‘Buon giorno!’ I say. ‘Caffè! Pour me a cup! I’m coming down.’
He shakes his head.
‘He’s fine. We barely see each other, to be honest. You know how busy things are. He has his business and the family now.’ I really must make an effort to see them, I think, when I get back. When I have the new apartment, I’ll invite them over. They can be the first people I cook for.
‘Lucia! Great to see you back!’ Angelo looks up from serving coffee in the ground-floor café.
Nonno nods. ‘It’s time, Lucia. It’s time to retire.’
‘Of course I’d like to help. What else would I be doing?’ I smile. ‘If you’re certain you don’t want me to open up for you.’
‘How is your work?’ asks Nonno.
‘Nonno, I can do that. I’ve been helping you in the kitchen and watching you cook pizza for as long as I can remember. Why not let me take over today? You could play bocce with your friends.’ I take another glorious bite of pastry. The crumbs tumble over my front, my plate and the table.
‘Ciao, Angelo. How’s things? Still singing?’
He smiles again. ‘Meet me at the restaurant, Lucia. There is something I want to discuss with you,’ he says, and I suddenly feel it’s something serious.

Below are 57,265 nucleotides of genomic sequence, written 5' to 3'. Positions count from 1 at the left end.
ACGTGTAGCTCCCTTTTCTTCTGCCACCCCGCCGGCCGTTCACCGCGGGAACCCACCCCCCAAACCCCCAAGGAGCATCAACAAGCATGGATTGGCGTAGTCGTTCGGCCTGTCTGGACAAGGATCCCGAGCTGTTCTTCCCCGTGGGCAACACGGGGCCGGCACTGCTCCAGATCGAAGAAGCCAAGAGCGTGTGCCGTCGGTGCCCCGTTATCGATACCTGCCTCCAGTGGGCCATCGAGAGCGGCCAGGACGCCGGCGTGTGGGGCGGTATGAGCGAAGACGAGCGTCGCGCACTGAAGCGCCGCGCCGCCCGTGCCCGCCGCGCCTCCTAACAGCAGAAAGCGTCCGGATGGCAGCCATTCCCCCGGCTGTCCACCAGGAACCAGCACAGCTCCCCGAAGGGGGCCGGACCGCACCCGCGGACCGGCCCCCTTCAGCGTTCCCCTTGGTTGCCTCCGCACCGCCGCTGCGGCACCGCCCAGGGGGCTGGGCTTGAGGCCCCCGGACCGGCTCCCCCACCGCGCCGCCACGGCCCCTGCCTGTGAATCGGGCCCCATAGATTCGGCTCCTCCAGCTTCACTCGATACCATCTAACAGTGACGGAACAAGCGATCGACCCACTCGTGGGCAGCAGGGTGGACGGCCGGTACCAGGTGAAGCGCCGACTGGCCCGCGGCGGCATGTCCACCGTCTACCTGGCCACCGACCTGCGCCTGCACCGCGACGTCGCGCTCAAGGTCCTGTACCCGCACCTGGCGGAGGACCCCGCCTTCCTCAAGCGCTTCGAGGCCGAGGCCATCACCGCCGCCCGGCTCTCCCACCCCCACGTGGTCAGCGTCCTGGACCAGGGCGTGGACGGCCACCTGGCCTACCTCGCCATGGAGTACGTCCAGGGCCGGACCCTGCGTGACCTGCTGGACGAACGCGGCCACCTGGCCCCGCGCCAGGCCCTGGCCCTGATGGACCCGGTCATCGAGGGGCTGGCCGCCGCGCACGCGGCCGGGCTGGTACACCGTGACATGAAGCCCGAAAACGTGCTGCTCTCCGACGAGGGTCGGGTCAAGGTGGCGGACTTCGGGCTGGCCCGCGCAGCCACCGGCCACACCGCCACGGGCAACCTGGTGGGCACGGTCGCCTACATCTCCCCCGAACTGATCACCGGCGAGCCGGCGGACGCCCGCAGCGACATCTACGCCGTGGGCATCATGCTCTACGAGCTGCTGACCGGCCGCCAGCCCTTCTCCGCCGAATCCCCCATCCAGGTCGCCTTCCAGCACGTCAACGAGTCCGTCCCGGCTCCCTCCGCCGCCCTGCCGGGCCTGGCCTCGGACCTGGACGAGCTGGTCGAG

He looks exactly the same, but the stiffness and tiredness were never there before. I must make sure I help as much as I can while I’m here so that when I leave he’ll be back to his sprightly self. ‘Don’t worry, Nonno. I’m here to help. You’ll be back to your old self in no time. The restaurant won’t know what’s hit it. Everything will be just the way it was.’
The scent of tomato sauce drifts to me from the kitchen, and I know Nonna has been up early, too early, cooking for our family meal later.
My bed seems moulded to my body shape but I toss back the thin duvet, walk over the cool tiled floor towards the window and push open the shutters, enjoying the warm morning sun on my skin. I reach for my phone, but stop and smile at the singing, the sun on the yellow-painted walls opposite and the sounds of the town waking up.
‘It’s fine. I closed for a while.’ He shrugs.
Nonna heads back to the kitchen.
‘It’s a lovely idea, but I need to be in the kitchen to serve my customers.’
‘That’s why I sent Nonno out early to get them. Now, eat,’ Nonna commands.
‘I’d like that.’ Nonno smiles. I can’t help but notice he looks tired again today. ‘But only if you want. You’re on holiday, remember!’
‘But you’re here now, and that’s what counts.’ He pats my arm.
I wake to the sound of singing, loud and joyous. I smile. It’s not birdsong. It’s opera from the café below. Angelo the waiter trained in opera but runs his parents’ café now. He sings every morning. It lets me know I’m back.
‘What he really means is, have you found a young man yet?’ Nonna laughs.
‘So, you can stay here and I can work the restaurant this evening, if you like,’ I suggest to Nonno, who’s watching me with a smile.